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Matt Nelson


  • Oversees all current and future Writing Hub programs and services 
  • Develops and runs faculty workshops
  • Provides faculty consultations for one-on-one support with writing pedagogies as well as support for their current writing projects. 
  • Consults with departments on curriculum mapping and re-design
  • Directs research and assessment initiatives within the Writing Hub
  • Serves on campus-wide committees 
  • Provides oversight for writing consultant hiring, training, performance feedback, and professional development
  • Co-directs Teaching + Learning Commons initiatives with others in the Commons leadership team
Talk to Me About
  • How writing challenges, shapes, and empowers thinking
  • Writing for transfer
  • Writing across the curriculum
  • Writing successfully within academic disciplines
  • Anti-racist approaches to higher education
  • Sustainable institutional practices

Why Writing Matters to Me (and Why I Think it Should Matter to You)

Writing is anti-loneliness. Writing makes possible some attempt at vaulting the disappointment of the boundaries of the self: that your consciousness can only be yours. And that likewise no one else’s consciousness can, it seems, truly make contact with yours.

In writing, and through it, is (maybe) the possibility that you can take on the contours and velocities and colors of someone else’s thoughts, and that you can likewise (maybe) convey the color and shape and speed of your own. It may only be partial contact – glancing, even, compared to the enormities of any other person – but it is still a lot! Enough to teach you how to learn by letting you live through someone else’s choices. Because in writing you empathize into being a portrait of another’s mind, by imagining what a mind will make of your thoughts (or at least what it might), and letting that portrait help form your thoughts as you render them onto the page--what options of interpretation to foreclose and which to keep open, what choices to make to convey.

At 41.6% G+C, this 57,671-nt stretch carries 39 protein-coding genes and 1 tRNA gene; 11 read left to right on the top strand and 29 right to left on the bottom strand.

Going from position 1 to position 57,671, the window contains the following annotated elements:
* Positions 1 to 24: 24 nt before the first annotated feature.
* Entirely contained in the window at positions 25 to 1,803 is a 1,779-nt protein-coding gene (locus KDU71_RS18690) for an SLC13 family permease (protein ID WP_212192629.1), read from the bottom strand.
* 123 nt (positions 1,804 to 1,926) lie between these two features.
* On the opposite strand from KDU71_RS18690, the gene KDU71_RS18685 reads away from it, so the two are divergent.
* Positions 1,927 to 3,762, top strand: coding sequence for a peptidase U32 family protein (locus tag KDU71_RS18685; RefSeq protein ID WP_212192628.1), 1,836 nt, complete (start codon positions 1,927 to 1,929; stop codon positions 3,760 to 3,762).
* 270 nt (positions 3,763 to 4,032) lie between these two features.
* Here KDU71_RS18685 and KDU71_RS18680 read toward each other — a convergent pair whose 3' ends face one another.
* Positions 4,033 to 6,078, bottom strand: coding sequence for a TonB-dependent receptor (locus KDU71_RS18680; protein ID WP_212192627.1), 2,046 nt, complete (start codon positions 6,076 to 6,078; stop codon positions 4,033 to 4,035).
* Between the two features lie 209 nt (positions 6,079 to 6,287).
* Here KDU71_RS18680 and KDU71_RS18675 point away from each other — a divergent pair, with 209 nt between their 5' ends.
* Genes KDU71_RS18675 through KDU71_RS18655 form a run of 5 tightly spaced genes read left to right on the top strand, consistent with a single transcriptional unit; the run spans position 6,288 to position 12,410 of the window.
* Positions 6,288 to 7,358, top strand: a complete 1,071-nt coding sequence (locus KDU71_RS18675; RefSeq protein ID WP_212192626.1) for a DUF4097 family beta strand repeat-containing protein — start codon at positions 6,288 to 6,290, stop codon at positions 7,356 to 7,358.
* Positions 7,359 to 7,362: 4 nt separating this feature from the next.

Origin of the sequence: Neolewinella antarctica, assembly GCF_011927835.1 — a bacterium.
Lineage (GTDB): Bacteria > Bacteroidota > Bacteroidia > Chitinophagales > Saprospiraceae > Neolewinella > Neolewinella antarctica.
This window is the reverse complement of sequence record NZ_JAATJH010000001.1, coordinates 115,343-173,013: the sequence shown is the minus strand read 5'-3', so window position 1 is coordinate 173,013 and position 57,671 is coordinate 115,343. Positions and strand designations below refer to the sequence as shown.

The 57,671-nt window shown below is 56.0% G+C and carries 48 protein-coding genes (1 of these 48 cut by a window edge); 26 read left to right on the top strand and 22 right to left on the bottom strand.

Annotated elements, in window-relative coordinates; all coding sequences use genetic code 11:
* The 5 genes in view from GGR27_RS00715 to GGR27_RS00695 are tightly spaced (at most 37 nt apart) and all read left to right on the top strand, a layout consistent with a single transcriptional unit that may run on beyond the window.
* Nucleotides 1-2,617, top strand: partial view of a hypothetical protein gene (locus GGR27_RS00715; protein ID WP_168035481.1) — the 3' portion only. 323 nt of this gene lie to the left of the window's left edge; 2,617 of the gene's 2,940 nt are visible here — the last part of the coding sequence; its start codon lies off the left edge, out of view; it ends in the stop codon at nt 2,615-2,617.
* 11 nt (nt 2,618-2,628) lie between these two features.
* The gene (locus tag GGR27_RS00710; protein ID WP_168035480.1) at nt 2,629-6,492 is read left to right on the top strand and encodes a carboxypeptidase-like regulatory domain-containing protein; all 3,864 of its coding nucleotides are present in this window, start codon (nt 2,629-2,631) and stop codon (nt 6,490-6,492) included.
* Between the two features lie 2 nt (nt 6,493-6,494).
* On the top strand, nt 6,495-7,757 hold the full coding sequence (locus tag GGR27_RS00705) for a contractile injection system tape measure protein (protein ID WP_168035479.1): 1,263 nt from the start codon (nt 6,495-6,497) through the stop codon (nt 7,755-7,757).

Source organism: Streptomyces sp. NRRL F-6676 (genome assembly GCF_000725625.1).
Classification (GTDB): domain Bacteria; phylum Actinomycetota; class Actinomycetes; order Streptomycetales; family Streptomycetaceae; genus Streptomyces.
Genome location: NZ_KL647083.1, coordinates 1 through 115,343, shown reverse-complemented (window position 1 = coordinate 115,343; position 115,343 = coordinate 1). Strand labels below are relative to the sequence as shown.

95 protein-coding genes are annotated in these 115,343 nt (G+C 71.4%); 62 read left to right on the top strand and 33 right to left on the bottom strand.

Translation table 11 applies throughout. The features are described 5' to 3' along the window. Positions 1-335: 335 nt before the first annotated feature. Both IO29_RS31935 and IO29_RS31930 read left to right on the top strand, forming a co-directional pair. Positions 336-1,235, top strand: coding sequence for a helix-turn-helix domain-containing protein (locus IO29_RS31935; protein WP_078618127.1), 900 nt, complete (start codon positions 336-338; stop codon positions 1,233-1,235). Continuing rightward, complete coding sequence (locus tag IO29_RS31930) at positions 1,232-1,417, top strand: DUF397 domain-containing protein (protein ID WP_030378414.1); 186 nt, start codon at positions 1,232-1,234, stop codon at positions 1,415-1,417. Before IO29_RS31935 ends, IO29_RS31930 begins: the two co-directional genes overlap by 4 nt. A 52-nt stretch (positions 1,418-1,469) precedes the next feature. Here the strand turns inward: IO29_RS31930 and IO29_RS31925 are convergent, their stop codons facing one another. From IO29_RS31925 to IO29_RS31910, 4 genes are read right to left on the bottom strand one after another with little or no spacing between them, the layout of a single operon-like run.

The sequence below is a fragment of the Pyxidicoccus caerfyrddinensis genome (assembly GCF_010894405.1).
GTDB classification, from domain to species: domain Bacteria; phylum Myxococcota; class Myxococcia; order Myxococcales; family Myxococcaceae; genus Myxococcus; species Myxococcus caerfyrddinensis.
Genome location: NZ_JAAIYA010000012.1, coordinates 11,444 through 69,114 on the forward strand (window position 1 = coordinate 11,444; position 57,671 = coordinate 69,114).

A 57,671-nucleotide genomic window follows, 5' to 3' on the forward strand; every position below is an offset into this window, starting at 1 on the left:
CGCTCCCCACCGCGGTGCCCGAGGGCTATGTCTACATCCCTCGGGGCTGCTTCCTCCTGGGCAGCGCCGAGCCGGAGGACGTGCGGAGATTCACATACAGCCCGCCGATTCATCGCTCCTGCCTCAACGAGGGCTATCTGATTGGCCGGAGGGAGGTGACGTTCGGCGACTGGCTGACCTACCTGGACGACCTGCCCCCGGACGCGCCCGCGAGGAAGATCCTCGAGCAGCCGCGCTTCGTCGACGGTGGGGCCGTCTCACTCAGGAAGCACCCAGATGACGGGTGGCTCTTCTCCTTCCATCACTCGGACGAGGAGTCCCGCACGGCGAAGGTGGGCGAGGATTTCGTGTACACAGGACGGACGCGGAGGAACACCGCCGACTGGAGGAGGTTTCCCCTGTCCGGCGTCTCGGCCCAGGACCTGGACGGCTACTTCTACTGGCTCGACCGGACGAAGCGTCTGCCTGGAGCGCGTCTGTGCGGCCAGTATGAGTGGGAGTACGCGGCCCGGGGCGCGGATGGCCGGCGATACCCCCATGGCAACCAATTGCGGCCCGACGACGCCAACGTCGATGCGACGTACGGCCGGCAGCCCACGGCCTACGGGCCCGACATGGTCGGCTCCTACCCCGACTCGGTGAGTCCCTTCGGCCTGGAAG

But writing is not just one-on-one contact—writing webs connections; it links and bonds you to a community who has shaped or ratified or revised or otherwise participated in the creation of the strategies and sense-making apparatuses you use: the structures, the genres, the conventions. Writing makes you a node that shapes the grid. Anti-loneliness. That’s one thing writing means to me.


Matt has directed academic support centers, taught creative and critical writing, and worked as a university writing tutor. These professional experiences, along with his graduate training in critical theory and creative writing, have repeatedly demonstrated to him the unique value of writing as a technology for inquiry, discovery, and learning. Under Matt’s direction, the Writing Hub will support writers composing in any media, including digital and visual texts, and will help educators explore new ways of integrating writing into courses and curricula.

For students who work as tutors in the Writing Hub, Matt wants the experience to be professionally and intellectually enriching. At previous institutions, students under Matt’s guidance have won awards, presented at professional conferences, and published in scholarly journals, and he will look to open the Writing Hub to both student- and faculty-lead interdisciplinary research projects.

Overall, Matt’s aim is to make the Writing Hub an energetic, positive voice in the campus conversation about writing and learning.

Matt has an MA in English Literature with an emphasis in critical theory from UC Irvine, as well as an MFA in creative writing (fiction), also from UC Irvine. He serves as the past President of the Southern California Writing Centers Association.